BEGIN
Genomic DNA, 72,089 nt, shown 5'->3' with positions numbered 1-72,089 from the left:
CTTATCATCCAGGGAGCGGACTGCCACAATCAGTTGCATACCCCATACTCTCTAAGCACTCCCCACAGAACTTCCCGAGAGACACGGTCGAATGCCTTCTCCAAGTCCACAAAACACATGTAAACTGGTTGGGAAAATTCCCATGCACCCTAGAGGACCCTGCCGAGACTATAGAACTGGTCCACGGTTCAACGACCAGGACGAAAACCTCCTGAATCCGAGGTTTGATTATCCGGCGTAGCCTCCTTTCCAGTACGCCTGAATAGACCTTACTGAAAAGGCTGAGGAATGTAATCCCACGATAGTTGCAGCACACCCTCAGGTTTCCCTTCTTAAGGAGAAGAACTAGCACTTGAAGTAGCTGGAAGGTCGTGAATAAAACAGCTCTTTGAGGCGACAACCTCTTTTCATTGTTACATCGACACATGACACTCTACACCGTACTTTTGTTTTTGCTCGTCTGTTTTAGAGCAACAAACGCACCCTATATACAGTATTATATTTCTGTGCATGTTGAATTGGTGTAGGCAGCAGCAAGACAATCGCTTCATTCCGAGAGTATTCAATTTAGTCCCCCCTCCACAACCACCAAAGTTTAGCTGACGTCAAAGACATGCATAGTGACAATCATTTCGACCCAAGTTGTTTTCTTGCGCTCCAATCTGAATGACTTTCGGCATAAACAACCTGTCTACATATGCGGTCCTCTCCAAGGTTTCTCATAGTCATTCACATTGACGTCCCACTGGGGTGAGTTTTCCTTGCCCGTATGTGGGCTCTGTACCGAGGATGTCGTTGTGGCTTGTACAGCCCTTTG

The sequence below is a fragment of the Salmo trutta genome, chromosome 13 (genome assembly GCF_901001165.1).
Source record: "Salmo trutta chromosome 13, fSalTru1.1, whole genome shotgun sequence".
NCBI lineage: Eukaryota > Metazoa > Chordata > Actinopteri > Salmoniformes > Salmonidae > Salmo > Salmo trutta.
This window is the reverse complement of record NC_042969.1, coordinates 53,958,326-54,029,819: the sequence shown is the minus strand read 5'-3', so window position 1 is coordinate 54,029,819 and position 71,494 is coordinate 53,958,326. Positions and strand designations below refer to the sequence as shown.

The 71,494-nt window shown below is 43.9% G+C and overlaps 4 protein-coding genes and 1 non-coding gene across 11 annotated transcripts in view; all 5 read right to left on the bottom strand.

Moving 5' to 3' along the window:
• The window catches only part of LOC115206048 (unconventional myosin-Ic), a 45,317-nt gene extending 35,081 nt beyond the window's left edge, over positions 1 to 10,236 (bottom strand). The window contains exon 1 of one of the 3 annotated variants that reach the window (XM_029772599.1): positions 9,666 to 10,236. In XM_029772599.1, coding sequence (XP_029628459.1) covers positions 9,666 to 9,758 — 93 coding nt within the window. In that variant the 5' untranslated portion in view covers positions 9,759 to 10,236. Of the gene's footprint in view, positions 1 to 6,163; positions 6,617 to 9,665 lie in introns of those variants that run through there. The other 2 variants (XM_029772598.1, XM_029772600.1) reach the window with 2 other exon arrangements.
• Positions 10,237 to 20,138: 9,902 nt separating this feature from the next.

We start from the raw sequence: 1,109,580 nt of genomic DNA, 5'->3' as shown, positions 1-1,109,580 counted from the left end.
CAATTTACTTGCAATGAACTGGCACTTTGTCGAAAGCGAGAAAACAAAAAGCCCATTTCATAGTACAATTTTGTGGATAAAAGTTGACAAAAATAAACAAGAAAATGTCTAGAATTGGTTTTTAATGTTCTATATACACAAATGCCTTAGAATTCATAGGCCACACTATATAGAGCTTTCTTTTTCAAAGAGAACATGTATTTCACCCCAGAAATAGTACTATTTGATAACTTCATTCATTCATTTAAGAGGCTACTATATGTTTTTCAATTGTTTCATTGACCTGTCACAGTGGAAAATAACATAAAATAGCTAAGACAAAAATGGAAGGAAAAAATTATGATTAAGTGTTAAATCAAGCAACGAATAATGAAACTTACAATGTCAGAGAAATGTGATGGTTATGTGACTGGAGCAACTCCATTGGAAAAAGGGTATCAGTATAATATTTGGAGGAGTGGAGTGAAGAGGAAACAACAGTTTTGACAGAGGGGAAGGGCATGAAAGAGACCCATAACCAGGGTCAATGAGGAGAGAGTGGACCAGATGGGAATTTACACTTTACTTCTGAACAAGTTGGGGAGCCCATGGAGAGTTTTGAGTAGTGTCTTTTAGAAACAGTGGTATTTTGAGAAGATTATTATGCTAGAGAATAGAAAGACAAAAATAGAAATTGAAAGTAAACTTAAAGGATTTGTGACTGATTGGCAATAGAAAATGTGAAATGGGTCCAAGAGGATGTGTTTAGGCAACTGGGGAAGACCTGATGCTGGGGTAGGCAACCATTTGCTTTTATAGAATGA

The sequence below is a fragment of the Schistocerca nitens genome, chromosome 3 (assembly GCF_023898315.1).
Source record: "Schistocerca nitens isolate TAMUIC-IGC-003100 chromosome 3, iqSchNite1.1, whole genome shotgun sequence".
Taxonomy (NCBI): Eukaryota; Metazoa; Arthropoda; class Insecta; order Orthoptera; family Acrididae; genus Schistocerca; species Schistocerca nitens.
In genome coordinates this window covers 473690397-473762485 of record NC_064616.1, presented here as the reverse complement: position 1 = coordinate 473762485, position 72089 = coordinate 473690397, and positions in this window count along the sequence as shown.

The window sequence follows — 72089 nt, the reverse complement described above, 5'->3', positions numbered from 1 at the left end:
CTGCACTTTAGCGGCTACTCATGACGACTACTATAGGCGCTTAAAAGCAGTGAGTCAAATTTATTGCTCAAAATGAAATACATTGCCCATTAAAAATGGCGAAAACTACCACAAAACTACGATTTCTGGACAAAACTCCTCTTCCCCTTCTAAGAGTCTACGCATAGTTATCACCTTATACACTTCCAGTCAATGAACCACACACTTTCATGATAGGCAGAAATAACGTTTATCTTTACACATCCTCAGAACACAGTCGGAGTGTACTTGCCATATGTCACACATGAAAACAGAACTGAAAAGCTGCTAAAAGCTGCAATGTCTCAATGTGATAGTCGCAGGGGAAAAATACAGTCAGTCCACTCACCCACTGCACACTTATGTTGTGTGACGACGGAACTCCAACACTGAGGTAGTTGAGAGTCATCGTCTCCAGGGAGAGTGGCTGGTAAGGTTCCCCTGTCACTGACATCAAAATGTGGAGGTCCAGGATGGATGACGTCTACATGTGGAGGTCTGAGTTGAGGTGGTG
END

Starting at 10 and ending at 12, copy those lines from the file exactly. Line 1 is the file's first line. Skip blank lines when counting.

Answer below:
• Positions 10,237 to 20,138: 9,902 nt separating this feature from the next.

We start from the raw sequence: 1,109,580 nt of genomic DNA, 5'->3' as shown, positions 1-1,109,580 counted from the left end.
CAATTTACTTGCAATGAACTGGCACTTTGTCGAAAGCGAGAAAACAAAAAGCCCATTTCATAGTACAATTTTGTGGATAAAAGTTGACAAAAATAAACAAGAAAATGTCTAGAATTGGTTTTTAATGTTCTATATACACAAATGCCTTAGAATTCATAGGCCACACTATATAGAGCTTTCTTTTTCAAAGAGAACATGTATTTCACCCCAGAAATAGTACTATTTGATAACTTCATTCATTCATTTAAGAGGCTACTATATGTTTTTCAATTGTTTCATTGACCTGTCACAGTGGAAAATAACATAAAATAGCTAAGACAAAAATGGAAGGAAAAAATTATGATTAAGTGTTAAATCAAGCAACGAATAATGAAACTTACAATGTCAGAGAAATGTGATGGTTATGTGACTGGAGCAACTCCATTGGAAAAAGGGTATCAGTATAATATTTGGAGGAGTGGAGTGAAGAGGAAACAACAGTTTTGACAGAGGGGAAGGGCATGAAAGAGACCCATAACCAGGGTCAATGAGGAGAGAGTGGACCAGATGGGAATTTACACTTTACTTCTGAACAAGTTGGGGAGCCCATGGAGAGTTTTGAGTAGTGTCTTTTAGAAACAGTGGTATTTTGAGAAGATTATTATGCTAGAGAATAGAAAGACAAAAATAGAAATTGAAAGTAAACTTAAAGGATTTGTGACTGATTGGCAATAGAAAATGTGAAATGGGTCCAAGAGGATGTGTTTAGGCAACTGGGGAAGACCTGATGCTGGGGTAGGCAACCATTTGCTTTTATAGAATGA